The golf ball doesn’t know resumes, but there’s something to be questioned about a road less traveled.
“There's a lot of great players ahead of me, but I know that they hadn't won a major before, and I know I hadn't won in a while,” Thomas said. “I just remember how tough it was, and I remember how tough it is now to win.”
Following a tee shot at the sixth hole that JT admitted was a “shank,” he turned at even par and was six shots back, still not what one would consider Position A. But he started to chip away.
He rolled in a 64-footer from the fringe short of the 11th green, which qualified as his longest putt of the week, and added a 17-footer at the 12th hole, both for birdie. JT admitted he didn’t spend Sunday watching leaderboards. Why would he? But the birdie at No. 12 felt different. It felt important.
“There's just different roars, different energy that you can feel sometimes, and I felt that that one was pretty big,” Thomas said. “I got a little bit of goosebumps when that went in. Just like, all right, I don't know where I'm at, but I'm in striking distance.”
In truth, he was probably on the fringe of “striking distance.” Thomas knew all along that unless he went out and carded a record round, he was going to need some help from Pereira. But while the PGA Tour rookie had been shaky, he was still in control when he stepped to the 18th tee with a one-stroke lead.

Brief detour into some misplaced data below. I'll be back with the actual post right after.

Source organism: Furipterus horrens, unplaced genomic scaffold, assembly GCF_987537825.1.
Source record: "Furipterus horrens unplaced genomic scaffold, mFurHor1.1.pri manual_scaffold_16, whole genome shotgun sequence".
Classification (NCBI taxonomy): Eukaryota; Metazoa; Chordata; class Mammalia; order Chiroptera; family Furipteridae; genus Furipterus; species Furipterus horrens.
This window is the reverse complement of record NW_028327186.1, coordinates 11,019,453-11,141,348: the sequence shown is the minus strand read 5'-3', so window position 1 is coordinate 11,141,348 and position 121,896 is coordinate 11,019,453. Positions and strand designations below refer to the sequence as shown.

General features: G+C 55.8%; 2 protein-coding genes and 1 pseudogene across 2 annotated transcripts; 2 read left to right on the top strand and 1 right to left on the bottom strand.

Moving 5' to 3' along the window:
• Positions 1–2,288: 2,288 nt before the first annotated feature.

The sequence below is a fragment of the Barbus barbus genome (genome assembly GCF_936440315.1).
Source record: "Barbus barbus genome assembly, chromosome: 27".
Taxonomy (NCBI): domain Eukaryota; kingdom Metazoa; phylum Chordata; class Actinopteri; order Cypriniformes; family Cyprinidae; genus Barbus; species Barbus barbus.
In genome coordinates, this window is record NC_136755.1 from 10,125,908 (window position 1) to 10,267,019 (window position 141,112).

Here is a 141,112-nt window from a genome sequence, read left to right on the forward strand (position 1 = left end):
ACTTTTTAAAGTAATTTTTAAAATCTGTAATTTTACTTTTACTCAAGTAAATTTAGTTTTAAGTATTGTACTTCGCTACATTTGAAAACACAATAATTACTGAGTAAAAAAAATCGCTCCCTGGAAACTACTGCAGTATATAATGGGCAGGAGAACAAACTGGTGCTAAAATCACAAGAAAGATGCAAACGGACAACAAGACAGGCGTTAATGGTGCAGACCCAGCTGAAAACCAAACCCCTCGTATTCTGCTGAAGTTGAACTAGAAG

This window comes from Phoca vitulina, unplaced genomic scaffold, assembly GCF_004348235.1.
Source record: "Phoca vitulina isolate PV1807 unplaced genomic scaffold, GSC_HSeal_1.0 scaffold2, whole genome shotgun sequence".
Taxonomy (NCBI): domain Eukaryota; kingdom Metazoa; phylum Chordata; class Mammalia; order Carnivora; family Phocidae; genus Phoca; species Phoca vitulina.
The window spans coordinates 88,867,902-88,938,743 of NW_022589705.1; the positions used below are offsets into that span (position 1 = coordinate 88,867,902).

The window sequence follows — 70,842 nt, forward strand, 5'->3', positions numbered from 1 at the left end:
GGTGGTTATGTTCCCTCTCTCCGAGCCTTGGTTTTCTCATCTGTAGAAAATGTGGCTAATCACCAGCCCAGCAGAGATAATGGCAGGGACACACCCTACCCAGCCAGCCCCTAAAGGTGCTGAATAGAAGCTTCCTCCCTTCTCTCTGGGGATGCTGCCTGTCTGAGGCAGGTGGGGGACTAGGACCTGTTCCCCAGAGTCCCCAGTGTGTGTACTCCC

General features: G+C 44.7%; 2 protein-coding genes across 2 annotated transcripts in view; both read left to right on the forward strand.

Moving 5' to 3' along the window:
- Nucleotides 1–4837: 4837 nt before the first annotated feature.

By that time, Thomas had become a spectator. JT had hit his tee shot into a greenside bunker at the short 17th hole for an up-and-down birdie, and given himself a look at birdie at the last with a sublime 8-iron. But he couldn't convert. His closing 67 and 5-under total left him a stroke off Pereira’s pace.
Thomas watched Pereira play the 17th hole (par) and he lingered just long enough to see the Chilean hit his drive on the 18th hole into a creek, before heading to the range to warm up for a potential playoff. He didn’t see Mito make a complete mess of the final hole, compounding his poor drive with a few shaky shots en route to a double-bogey 6, but he heard it.
The record will show Thomas was a machine in the playoff against Will Zalatoris, who closed with 71 for a share of the lead. The three-hole aggregate frame included birdies at the first (No. 13) and second (No. 17) holes for Thomas, before he calmly two-putted for par at the last (No. 18).
It took JT 21 holes and nearly six hours, and by the time he was finished the gloom that had hung low over Southern Hills for two days had been replaced by a brilliant twilight and lengthening shadows. When Thomas won his first major at the 2017 PGA Championship, he conceded that he didn’t enjoy the moment the way he would have liked. He wouldn’t make that mistake this time.
“I just was walking up 18 in the playoff, and I knew it wasn't over, but I looked up and I wanted to take it in because you don't know when and if it's going to happen again, and it's such an unbelievable, cool feeling that you just want to enjoy it,” he said.
It was a moment that Thomas believed was possible when he started the day even when the rest of us probably didn’t.